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Athens the Geometric Period

(1100-700BC)

In that period the Acropolis remained to be a powerful fortress for the safety of the City, but at the same time it was devoted to the gods and the patron of the City the goddess Athena. The palaces which had been built on the top of the Acropolis in the pre-Historic years stopped being used after the death of King Kodros who according to tradition self-sacrificed himself to save the City from the danger of the Dorian invasion. The Athenians in order to honour their King abolished the institution of the Monarchy because they believed that nobody else could be as capable as Kodros to succeed him. They also established in his honour the Sanctuary of Kodros at the south side of Acropolis at the position where he got killed.

Athens the Geometric Period

Since that period, the political and public life gathered at the Ancient Agora (Ancient Market) which was established as we saw by Theseus. Its formation was increased with the passing of time until the end of the 7th century BC when new public buildings were built which are made known to us by the ancient writers.

The size of the Ancient Agora is measured by the Sanctuary of Aphrodite Pandemos which is placed at the west side of the Acropolis, and by the Prytaneion which is located on the north side of the Acropolis near to the Sanctuary of Aglavros and at the beginning of the ancient street of Tripods. The area of the Ancient Agora was a large open space surrounded by buildings of various purposes such as:  The Prytaneion, the Metroon on the west side of Agora which served two purposes as it was both the Sanctuary of the Mother of the Gods and the archive building of the City, a storeroom of official records, it was used originally as the meeting chamber of the City Council and then as the Archive building, the Bouleuterion or the Boule on the west side of Agora, a building which housed the council of citizens and consisted of the citizens' representatives who assembled in order to confer and decide on public affairs,  the Peristyle Courts, as well as the famous Thiseio in where later Cimon placed Theseus bones which were brought from Skyros.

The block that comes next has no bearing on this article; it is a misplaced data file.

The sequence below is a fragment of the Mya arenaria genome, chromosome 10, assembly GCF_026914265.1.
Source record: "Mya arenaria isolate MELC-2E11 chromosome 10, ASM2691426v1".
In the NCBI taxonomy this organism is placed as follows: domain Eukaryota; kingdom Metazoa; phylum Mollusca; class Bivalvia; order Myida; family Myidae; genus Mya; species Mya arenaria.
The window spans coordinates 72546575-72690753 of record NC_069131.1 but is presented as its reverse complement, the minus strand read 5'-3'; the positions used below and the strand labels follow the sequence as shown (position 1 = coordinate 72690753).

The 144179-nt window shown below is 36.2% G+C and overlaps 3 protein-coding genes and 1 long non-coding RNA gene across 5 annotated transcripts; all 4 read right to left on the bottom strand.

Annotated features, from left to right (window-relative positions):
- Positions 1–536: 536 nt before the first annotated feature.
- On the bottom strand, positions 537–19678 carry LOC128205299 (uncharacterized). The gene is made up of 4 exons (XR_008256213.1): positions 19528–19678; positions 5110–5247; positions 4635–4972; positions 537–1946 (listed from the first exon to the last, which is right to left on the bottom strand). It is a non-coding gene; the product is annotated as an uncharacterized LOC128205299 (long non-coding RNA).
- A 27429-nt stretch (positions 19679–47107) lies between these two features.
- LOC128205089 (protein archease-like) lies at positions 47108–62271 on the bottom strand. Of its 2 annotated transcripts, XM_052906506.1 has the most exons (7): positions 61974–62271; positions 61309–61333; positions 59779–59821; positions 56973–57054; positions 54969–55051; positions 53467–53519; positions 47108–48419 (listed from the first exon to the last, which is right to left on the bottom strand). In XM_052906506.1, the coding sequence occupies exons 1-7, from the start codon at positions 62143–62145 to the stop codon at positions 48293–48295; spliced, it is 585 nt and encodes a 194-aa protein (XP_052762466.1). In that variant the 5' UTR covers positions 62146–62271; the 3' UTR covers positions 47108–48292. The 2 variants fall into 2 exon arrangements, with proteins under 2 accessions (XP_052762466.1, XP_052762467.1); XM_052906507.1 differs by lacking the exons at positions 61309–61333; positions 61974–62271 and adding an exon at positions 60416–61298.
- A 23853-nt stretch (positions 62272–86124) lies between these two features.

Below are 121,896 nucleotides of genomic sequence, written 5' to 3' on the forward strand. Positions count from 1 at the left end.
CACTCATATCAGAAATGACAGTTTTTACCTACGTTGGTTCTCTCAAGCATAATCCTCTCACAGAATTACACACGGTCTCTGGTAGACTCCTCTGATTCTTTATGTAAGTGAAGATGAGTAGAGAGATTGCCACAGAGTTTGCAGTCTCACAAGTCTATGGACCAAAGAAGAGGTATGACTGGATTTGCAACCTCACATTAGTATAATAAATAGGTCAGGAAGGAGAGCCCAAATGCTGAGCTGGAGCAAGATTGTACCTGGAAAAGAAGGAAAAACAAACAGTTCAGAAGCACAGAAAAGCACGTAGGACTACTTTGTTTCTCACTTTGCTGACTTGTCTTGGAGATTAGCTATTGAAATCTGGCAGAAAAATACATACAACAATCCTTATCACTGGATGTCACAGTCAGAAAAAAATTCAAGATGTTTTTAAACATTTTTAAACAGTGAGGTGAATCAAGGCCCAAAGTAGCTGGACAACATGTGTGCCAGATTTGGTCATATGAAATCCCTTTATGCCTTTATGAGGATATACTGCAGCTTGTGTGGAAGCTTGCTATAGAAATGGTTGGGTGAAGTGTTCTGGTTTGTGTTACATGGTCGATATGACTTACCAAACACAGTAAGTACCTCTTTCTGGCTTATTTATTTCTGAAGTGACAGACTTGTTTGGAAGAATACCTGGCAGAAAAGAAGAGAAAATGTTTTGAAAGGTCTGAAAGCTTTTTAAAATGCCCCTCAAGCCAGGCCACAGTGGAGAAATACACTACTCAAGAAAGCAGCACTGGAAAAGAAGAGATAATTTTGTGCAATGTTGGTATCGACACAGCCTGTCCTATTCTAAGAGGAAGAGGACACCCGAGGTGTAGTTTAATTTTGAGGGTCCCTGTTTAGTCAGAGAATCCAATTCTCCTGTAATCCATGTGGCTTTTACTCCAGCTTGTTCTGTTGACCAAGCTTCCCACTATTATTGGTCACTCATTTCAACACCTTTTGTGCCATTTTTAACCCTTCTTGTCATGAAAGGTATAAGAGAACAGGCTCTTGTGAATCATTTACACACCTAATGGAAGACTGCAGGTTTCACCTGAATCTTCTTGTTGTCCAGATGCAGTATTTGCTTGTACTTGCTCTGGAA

Ruins of houses have not been preserved from that era but an Ellipsoidal house of the 8th century BC which was found on the northwest edge of Areopagus (the Hill of god Ares). Also interesting is the Geometric ruins of the Temple of Apollo on the south side of the Olympieion or Temple of Olympian Zeus, the Temple of Hephaestus located to the west of the Agora, the Temple of Ares on the north of the Agora. The roads which were constructed after the first habitants and after the unity of all the counties of Attica are of major significance for the communication of the City.

It is characteristic that these roads are preserved till nowadays at the exact and original positions, their construction was compulsory upon the formation of the ground and the natural passages between the high mountains of the basin of Athens. At the side of these roads were found ruins of pre-historic settlements and tombs. The habit of burying the dead next to the roads continued into the Geometric Period as well as in the Historical Period.

In general the establishment of the City continued into the Geometric Period as it was during the Pre-Historic years. This is proven by the many wells which were found, as well as the custom to bury the dead in the district cemeteries which had been established since the Pre-Historic years. Mycenaean tombs (1100-1025BC) have been found at the Ancient Agora, Dipylon Gate, Erechtheus street as it is known nowadays and at the Olympieion area, but in general in all the pre-Historic cemeteries and other positions have been found tombs of the Geometric Period.

The tombs are box shaped and constructed of schist plaques. It also has to be mentioned that at this period Athenians used to also burn their dead. In this case they used to put the ashes into big pots and bury them later in the ground. All the tombs contained rich offerings and many pots which were indeed masterpieces, and especially the monumental pottery of Dipylon Gate which they used to place as tomb symbols upon the graves. Attica and especially Athens was a significant artistic and commercial centre with pottery workshops, since that era the City of Athens had the lead in creativity in all the arts.

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